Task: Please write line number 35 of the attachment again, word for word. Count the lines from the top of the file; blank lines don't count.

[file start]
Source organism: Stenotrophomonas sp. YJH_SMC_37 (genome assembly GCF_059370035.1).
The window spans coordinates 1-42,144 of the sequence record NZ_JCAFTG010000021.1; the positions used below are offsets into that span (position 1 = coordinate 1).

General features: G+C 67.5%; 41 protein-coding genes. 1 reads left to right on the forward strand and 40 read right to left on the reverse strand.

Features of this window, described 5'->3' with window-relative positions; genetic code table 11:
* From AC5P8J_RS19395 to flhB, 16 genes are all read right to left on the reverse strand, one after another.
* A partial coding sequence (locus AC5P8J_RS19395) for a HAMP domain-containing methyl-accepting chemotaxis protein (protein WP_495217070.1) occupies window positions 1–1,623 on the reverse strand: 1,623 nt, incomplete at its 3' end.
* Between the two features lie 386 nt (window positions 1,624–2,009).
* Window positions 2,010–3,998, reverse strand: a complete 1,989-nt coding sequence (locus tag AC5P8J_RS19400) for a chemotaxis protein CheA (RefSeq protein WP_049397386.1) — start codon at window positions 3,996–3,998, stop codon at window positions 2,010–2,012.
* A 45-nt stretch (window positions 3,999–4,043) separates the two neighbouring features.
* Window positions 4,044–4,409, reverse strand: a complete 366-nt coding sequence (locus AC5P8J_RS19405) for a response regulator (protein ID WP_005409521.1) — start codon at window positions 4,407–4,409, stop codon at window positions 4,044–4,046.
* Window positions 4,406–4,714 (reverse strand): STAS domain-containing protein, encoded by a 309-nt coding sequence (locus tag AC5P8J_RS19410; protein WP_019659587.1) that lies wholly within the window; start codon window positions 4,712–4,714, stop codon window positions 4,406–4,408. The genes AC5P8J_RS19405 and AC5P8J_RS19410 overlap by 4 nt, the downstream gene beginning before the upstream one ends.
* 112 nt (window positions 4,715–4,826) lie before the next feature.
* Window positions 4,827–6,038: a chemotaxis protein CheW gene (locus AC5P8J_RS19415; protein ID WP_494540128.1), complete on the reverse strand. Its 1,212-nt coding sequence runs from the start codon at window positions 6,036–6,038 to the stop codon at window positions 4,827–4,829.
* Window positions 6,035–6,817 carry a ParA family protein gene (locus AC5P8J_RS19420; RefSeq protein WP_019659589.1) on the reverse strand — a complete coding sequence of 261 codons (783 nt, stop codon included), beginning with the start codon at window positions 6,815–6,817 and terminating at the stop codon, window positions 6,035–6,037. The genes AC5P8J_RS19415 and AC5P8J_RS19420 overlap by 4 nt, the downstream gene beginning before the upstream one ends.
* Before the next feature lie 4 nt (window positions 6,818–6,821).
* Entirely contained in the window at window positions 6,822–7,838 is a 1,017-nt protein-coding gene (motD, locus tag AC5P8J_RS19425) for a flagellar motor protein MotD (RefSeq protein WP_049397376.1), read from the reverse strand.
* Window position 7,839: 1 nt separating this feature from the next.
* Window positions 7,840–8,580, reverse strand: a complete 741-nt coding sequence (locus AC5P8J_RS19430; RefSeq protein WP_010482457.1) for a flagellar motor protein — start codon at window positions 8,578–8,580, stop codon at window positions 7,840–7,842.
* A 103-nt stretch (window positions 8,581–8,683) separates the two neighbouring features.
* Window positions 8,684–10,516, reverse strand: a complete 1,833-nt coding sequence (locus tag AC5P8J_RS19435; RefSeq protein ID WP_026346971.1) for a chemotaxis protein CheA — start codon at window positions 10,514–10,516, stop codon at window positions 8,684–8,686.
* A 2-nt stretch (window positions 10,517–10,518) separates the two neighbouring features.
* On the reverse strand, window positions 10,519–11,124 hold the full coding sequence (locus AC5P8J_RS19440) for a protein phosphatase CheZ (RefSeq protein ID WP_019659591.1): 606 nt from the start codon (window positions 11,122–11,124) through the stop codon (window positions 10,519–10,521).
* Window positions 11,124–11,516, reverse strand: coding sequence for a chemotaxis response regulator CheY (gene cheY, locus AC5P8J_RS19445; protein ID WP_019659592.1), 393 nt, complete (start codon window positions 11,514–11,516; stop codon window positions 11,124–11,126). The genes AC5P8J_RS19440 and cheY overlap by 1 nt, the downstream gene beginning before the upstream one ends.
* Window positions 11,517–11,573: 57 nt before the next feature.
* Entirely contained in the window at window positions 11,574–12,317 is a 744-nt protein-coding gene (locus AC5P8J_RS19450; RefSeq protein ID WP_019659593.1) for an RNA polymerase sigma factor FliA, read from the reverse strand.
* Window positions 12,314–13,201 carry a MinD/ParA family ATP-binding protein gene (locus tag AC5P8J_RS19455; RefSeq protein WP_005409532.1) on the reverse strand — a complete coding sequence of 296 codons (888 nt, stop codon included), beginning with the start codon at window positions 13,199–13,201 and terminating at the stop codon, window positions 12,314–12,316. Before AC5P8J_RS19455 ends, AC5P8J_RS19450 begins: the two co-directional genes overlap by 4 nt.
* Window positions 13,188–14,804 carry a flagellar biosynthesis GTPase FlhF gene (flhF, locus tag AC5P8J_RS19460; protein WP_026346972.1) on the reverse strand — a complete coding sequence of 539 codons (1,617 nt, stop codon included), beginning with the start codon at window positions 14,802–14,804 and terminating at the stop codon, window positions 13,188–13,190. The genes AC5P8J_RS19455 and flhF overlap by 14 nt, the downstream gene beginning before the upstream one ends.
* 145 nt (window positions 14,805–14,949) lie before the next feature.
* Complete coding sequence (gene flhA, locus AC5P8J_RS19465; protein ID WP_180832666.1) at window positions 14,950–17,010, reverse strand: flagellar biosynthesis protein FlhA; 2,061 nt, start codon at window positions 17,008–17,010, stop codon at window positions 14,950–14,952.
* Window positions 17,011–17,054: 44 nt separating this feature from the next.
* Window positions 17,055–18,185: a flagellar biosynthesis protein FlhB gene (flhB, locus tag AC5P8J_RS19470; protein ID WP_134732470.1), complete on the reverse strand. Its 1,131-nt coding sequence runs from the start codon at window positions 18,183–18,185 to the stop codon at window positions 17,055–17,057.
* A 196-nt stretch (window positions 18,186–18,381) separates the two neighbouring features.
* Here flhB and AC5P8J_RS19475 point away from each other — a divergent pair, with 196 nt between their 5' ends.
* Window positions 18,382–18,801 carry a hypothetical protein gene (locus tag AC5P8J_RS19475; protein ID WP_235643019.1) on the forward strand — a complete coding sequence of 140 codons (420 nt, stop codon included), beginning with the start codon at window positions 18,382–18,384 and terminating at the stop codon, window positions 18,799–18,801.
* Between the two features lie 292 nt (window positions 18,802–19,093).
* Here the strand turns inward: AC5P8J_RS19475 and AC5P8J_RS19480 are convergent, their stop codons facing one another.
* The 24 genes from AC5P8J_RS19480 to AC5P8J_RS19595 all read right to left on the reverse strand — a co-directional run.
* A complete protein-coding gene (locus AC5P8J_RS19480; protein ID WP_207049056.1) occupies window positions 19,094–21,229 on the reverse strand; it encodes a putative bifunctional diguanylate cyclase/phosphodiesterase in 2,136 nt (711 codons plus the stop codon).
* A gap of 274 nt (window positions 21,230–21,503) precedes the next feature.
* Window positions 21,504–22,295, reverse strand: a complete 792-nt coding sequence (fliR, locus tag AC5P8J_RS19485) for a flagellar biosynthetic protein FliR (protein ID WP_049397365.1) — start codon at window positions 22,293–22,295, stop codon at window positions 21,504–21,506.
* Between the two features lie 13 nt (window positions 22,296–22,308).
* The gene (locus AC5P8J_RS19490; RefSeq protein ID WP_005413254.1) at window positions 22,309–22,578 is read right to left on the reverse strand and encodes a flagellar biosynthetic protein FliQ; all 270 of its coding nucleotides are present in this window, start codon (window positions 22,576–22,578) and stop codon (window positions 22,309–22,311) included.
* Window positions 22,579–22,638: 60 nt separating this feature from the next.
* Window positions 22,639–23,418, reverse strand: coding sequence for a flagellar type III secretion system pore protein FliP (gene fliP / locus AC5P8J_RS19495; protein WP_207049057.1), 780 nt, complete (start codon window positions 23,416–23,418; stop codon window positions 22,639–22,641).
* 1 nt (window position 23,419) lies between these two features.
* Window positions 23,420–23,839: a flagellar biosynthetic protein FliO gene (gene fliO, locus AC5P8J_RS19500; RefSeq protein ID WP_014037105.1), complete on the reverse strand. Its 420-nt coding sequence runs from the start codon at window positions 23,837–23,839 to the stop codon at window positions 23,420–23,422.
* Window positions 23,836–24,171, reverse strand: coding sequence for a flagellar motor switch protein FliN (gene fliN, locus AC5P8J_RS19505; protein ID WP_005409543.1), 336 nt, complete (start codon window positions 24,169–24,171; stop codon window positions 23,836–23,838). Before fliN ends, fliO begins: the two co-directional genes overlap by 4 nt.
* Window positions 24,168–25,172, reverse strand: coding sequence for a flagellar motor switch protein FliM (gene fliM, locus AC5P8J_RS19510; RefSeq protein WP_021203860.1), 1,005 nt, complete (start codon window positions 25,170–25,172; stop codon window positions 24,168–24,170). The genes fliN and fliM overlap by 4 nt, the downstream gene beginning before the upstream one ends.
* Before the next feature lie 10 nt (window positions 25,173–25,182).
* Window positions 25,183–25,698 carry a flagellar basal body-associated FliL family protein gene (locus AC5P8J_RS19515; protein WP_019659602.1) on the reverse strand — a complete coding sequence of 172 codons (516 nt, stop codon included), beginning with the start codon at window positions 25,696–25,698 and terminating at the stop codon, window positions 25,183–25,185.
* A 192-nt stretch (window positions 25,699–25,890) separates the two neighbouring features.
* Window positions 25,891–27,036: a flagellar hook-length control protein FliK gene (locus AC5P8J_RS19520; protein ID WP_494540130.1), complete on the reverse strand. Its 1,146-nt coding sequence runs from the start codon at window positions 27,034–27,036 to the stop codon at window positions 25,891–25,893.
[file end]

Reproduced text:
* Between the two features lie 292 nt (window positions 18,802–19,093).